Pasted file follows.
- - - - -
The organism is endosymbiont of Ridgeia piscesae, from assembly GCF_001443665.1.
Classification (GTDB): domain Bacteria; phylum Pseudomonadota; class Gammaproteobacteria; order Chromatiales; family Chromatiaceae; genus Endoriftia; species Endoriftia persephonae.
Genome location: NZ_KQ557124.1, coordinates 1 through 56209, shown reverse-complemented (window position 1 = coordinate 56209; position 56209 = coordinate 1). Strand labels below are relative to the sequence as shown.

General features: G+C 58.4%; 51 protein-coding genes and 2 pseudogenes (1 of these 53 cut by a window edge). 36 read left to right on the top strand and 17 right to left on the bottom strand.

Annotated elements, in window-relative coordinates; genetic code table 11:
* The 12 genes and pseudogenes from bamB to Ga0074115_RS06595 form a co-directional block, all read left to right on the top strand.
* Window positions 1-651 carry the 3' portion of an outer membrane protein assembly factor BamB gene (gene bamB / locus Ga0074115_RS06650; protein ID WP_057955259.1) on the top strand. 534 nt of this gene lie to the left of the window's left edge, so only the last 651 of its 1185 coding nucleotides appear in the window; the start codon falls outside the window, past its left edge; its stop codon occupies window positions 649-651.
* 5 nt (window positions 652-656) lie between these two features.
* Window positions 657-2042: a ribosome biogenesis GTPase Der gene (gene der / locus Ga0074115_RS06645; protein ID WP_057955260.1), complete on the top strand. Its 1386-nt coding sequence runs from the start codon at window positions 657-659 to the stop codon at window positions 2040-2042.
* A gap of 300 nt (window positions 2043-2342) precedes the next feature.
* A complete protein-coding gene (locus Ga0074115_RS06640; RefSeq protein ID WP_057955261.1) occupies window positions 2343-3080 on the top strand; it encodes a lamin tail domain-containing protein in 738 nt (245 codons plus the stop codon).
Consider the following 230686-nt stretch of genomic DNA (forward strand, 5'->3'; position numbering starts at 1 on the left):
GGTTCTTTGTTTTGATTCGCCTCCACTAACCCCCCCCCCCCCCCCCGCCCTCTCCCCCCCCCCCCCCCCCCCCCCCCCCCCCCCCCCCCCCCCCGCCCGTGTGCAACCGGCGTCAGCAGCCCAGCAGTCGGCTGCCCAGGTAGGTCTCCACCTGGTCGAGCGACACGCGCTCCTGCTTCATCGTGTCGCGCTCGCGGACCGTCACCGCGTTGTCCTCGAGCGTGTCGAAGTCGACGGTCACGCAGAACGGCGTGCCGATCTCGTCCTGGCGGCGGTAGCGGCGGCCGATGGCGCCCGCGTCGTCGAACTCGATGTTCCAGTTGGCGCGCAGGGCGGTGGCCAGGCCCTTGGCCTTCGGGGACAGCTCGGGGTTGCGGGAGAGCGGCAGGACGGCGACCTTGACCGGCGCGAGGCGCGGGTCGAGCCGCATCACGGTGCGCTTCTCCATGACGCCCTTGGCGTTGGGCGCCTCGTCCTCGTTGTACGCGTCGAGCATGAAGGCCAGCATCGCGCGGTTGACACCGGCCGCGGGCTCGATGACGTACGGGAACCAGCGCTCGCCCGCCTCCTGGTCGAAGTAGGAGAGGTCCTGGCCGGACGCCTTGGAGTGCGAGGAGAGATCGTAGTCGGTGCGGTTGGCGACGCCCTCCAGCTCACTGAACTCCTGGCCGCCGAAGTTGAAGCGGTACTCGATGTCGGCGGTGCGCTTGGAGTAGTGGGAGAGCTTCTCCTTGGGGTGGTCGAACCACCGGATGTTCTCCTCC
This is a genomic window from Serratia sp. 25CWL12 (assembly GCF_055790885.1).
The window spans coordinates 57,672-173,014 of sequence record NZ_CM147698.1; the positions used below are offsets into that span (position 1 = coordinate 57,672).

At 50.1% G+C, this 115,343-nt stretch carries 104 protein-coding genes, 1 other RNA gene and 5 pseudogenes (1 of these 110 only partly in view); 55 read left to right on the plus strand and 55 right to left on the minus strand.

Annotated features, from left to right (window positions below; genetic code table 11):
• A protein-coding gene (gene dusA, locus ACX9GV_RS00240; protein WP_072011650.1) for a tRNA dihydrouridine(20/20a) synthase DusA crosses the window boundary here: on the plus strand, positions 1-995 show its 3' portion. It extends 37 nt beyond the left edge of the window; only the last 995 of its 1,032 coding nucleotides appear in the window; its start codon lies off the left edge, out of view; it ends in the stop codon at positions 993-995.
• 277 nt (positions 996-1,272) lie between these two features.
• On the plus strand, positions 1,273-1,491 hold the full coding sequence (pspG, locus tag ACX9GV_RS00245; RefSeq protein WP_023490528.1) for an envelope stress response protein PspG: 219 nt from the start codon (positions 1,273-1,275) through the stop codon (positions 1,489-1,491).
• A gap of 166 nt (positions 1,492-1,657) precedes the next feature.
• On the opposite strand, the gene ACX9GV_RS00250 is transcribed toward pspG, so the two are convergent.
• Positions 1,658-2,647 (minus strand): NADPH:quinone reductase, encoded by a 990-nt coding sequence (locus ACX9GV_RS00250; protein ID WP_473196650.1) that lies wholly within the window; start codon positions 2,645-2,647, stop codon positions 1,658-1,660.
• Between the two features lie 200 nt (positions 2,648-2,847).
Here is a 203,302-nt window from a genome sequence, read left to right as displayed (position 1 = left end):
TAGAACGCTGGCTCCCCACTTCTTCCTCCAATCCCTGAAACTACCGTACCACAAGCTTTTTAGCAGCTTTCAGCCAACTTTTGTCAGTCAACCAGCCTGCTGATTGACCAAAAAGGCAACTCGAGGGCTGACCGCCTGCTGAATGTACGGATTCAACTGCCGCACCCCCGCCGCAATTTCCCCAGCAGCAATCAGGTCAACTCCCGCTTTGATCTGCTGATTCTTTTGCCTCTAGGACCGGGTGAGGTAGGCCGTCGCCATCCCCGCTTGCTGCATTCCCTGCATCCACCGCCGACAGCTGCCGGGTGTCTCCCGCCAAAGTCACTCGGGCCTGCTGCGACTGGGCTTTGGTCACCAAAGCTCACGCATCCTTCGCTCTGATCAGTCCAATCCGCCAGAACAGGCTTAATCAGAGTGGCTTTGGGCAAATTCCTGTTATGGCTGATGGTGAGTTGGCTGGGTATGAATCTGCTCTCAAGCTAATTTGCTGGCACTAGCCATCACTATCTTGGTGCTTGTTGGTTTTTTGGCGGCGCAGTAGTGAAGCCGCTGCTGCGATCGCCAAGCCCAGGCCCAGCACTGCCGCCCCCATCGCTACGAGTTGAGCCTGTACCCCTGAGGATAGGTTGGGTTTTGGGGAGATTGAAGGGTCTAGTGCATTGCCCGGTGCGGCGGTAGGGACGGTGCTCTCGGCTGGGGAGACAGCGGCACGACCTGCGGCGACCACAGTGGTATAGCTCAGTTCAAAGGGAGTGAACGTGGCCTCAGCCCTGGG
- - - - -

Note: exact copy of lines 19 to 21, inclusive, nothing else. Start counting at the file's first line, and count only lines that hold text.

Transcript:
• 277 nt (positions 996-1,272) lie between these two features.
• On the plus strand, positions 1,273-1,491 hold the full coding sequence (pspG, locus tag ACX9GV_RS00245; RefSeq protein WP_023490528.1) for an envelope stress response protein PspG: 219 nt from the start codon (positions 1,273-1,275) through the stop codon (positions 1,489-1,491).
• A gap of 166 nt (positions 1,492-1,657) precedes the next feature.